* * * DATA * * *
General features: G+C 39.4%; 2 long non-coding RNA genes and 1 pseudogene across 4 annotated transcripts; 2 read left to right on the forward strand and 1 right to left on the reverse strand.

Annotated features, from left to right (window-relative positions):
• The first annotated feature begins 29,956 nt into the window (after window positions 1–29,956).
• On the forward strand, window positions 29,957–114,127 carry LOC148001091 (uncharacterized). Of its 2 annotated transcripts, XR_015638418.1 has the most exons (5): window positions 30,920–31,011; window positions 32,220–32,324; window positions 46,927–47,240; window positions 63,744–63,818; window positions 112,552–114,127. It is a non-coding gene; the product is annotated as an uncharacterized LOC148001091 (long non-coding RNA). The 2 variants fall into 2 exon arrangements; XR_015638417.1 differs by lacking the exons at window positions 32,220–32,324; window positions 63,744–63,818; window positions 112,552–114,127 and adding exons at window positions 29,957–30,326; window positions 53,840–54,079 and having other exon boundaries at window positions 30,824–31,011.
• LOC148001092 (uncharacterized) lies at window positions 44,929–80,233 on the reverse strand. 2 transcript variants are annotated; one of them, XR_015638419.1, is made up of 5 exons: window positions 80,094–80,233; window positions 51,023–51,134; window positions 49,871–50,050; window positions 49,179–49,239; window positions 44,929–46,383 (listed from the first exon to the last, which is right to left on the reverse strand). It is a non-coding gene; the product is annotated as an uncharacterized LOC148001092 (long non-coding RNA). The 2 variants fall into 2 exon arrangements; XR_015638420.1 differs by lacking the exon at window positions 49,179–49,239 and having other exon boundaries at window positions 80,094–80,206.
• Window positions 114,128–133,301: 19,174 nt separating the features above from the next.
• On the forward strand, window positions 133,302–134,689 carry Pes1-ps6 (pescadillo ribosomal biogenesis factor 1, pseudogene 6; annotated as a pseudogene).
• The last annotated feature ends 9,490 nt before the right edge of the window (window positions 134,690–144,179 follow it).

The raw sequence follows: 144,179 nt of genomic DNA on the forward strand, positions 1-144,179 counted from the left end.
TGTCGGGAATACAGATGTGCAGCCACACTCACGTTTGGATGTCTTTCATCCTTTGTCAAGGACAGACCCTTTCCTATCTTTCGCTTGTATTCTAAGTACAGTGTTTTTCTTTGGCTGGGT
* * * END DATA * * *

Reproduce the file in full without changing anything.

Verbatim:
General features: G+C 39.4%; 2 long non-coding RNA genes and 1 pseudogene across 4 annotated transcripts; 2 read left to right on the forward strand and 1 right to left on the reverse strand.

Annotated features, from left to right (window-relative positions):
• The first annotated feature begins 29,956 nt into the window (after window positions 1–29,956).
• On the forward strand, window positions 29,957–114,127 carry LOC148001091 (uncharacterized). Of its 2 annotated transcripts, XR_015638418.1 has the most exons (5): window positions 30,920–31,011; window positions 32,220–32,324; window positions 46,927–47,240; window positions 63,744–63,818; window positions 112,552–114,127. It is a non-coding gene; the product is annotated as an uncharacterized LOC148001091 (long non-coding RNA). The 2 variants fall into 2 exon arrangements; XR_015638417.1 differs by lacking the exons at window positions 32,220–32,324; window positions 63,744–63,818; window positions 112,552–114,127 and adding exons at window positions 29,957–30,326; window positions 53,840–54,079 and having other exon boundaries at window positions 30,824–31,011.
• LOC148001092 (uncharacterized) lies at window positions 44,929–80,233 on the reverse strand. 2 transcript variants are annotated; one of them, XR_015638419.1, is made up of 5 exons: window positions 80,094–80,233; window positions 51,023–51,134; window positions 49,871–50,050; window positions 49,179–49,239; window positions 44,929–46,383 (listed from the first exon to the last, which is right to left on the reverse strand). It is a non-coding gene; the product is annotated as an uncharacterized LOC148001092 (long non-coding RNA). The 2 variants fall into 2 exon arrangements; XR_015638420.1 differs by lacking the exon at window positions 49,179–49,239 and having other exon boundaries at window positions 80,094–80,206.
• Window positions 114,128–133,301: 19,174 nt separating the features above from the next.
• On the forward strand, window positions 133,302–134,689 carry Pes1-ps6 (pescadillo ribosomal biogenesis factor 1, pseudogene 6; annotated as a pseudogene).
• The last annotated feature ends 9,490 nt before the right edge of the window (window positions 134,690–144,179 follow it).

The raw sequence follows: 144,179 nt of genomic DNA on the forward strand, positions 1-144,179 counted from the left end.
TGTCGGGAATACAGATGTGCAGCCACACTCACGTTTGGATGTCTTTCATCCTTTGTCAAGGACAGACCCTTTCCTATCTTTCGCTTGTATTCTAAGTACAGTGTTTTTCTTTGGCTGGGT